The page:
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Jodie Foster does a whiz-bang job playing a purposeful, passionate radio astronomer who talks to stars in the space flick "Contact." For all I know, she'll win an Academy Award.

But Foster should share billing with the Big Guy at 1600 Pennsylvania Ave.

Say one thing for Bill Clinton: He knows how to play a cool, inspiring president in a space crisis.

But in a world when fakery often blurs reality, I found Clinton's scenes in "Contact" embarrassing, queasy and demeaning.

Nobody handles a celluloid presidential role better than Clinton, who simply plays Clinton spouting Clintonesque rhetoric.

Ah, there's the trouble. Producer Robert Zemeckis swiped Clinton's image and words from old TV news footage, morphed in his cast and twisted the real Clinton to fit the "Contact" plot.

I'd heard the White House was unhappy with this rip-off.

Movie buff Clinton hasn't seen the film, but lawyer Charles Ruff called the abuse of presidential videotapes -- no permission asked -- "fundamentally unfair."

So I ducked into a Washington cineplex to see what the fuss was about. There were riveting, high-tech swooshes through the cosmos. And an overlong, soft-soap tale meshing science and religion based on Carl Sagan's 1985 novel.

Foster, who supplies the emotional juice, plays astronomer Ellie Arroway, obsessed with extraterrestrial signals -- "listening for E.T.," as her boss grouses. Bingo, she picks up code from Vega (no, not Las Vegas).

The super-smart Vegans send blueprints for a space pod that will bounce 26 light years through a "worm hole."

Enter Clinton, obviously thrilled by Jodie's success.

"If this discovery is confirmed, it will surely be one of the most stunning insights that science has uncovered," says Clinton.

"Its implications are as far-reaching and awe-inspiring as can be imagined."

Huh? The audience where I watched tittered at Clinton's bubbly, trite blather. His words seemed familiar. Later with a Lexis search I found them: Aug. 7, 1996, he'd been congratulating NASA scientists on finding potentially ancient life in a Mars meteorite.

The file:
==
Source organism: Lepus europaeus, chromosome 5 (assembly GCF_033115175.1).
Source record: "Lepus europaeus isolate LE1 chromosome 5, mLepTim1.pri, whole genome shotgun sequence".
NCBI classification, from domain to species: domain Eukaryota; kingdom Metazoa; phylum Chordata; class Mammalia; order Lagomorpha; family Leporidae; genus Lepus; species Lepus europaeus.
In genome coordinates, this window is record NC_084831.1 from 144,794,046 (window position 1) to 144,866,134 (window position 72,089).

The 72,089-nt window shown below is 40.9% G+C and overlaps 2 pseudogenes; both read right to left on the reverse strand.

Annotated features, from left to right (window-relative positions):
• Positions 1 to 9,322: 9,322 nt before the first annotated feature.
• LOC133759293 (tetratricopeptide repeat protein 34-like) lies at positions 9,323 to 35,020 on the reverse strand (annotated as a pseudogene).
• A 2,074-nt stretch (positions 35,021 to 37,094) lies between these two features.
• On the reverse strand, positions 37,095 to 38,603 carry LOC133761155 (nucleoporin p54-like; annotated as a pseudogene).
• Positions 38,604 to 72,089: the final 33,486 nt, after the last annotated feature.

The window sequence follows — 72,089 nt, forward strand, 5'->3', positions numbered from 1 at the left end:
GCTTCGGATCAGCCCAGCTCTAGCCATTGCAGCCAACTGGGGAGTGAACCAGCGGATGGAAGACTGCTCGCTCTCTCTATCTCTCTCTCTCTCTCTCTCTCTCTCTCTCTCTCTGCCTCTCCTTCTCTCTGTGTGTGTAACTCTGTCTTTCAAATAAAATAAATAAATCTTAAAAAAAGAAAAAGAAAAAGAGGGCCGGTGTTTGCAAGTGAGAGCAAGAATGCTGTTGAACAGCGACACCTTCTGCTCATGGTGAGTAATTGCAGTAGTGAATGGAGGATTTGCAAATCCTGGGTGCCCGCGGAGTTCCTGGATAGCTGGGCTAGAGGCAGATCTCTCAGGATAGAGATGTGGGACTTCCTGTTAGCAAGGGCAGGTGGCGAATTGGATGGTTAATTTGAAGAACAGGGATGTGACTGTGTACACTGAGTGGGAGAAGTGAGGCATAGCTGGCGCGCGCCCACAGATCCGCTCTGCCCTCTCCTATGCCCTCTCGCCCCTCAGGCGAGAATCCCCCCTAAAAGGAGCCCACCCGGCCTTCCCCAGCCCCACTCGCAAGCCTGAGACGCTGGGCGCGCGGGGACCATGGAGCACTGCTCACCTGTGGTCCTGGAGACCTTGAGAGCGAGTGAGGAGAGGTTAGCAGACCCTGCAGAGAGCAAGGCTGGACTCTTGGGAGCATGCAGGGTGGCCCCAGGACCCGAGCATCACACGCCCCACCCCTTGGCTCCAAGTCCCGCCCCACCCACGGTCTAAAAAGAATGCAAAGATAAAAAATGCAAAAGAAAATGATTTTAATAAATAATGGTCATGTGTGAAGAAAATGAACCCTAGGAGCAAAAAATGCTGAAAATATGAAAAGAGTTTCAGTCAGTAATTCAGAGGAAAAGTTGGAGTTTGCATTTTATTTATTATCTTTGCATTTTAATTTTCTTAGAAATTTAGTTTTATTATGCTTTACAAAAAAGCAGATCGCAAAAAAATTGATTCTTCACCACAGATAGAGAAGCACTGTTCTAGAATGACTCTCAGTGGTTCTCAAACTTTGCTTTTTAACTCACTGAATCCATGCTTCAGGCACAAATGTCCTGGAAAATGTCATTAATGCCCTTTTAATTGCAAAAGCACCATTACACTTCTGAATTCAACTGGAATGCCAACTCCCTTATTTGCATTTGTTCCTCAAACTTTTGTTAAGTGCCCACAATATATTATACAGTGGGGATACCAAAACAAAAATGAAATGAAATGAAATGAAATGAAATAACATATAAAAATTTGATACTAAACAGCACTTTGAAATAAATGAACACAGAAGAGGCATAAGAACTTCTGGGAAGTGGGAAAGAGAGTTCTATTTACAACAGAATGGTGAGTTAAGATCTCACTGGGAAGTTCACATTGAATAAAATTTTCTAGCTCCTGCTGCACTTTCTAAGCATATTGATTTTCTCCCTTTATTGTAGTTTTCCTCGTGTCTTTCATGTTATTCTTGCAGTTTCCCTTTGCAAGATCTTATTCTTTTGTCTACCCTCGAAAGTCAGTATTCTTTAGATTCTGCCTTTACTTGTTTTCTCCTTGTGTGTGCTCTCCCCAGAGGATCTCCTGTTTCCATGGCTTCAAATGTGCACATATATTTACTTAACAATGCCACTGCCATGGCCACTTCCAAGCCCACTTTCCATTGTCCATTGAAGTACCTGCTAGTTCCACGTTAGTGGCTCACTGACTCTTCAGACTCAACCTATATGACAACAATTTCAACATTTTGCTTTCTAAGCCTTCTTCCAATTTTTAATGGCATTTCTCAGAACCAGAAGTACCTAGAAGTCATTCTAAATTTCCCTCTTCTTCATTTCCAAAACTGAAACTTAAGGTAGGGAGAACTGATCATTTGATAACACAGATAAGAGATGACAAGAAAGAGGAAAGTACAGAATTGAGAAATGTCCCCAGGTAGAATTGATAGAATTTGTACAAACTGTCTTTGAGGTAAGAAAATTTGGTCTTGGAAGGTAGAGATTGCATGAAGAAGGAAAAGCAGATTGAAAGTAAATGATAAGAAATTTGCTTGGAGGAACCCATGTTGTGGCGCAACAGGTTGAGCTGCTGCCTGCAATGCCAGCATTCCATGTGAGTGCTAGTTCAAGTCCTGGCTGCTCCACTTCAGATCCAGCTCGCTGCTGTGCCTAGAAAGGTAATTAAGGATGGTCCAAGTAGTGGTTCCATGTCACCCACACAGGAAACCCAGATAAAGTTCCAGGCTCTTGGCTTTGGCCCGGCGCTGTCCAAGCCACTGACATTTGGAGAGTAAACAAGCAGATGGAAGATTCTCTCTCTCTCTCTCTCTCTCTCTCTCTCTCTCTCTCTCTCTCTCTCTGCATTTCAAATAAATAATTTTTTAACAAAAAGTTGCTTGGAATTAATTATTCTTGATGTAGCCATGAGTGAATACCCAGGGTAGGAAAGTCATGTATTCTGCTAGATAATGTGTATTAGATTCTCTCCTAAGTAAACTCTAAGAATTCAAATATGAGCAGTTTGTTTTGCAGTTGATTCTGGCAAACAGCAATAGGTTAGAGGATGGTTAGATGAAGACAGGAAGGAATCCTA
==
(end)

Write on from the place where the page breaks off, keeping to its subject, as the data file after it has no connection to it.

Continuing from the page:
Later he shows Clinton at a Cabinet table, actor Jim Woods morphed beside him. When the Vegan space gizmo first explodes -- blow your own six bucks to unravel the plot -- Clinton performs again.

"I would warn everybody not to be influenced by suggestion rather than the known facts," Clinton says grimly. "We are monitoring what has actually happened."

The real Clinton hadn't been talking about some goofy space trampoline. The moment was April 19, 1995: Clinton, in his presidency's gravest act as national therapist, was encountering the Oklahoma City explosion.

That's stealing authenticity from the dead, using 168 Oklahoma City victims to peddle movie tickets.

"It's fantasy, entertainment," Zemeckis has alibied. "It adds verisimilitude. I supposed you have to be cautious. No, we didn't ask the White House. He (Clinton) works for us."

What next? Will another Hollywood hotshot switch a real president's videotaped scenes to fake him bombing Russia, dealing heroin, seducing a prime minister, or knocking off his vice president?

It's not Clinton alone who's shamelessly used in "Contact." The movie's a 150-minute promo for CNN. I lost count of CNN anchors, reporters and pundits in bit parts, but noted Larry King, Bernard Shaw, Natalie Allen, Bob Novak, Wolf Blitzer and John Holliman.

A cynic might suspect a connection between Time Warner's ownership of Warner Brothers, which made "Contact," and CNN's talent lineup.

Talk about make-believe diluting the real world: While Holliman's doing "Contact" standups, he's reporting the Mars Pathfinder mission live on CNN. What's plastic, what's true?

Maybe Clinton deserves Best Supporting Actor for "Contact." Don't expect producer Zemeckis to thank him. You don't have to fake shame.

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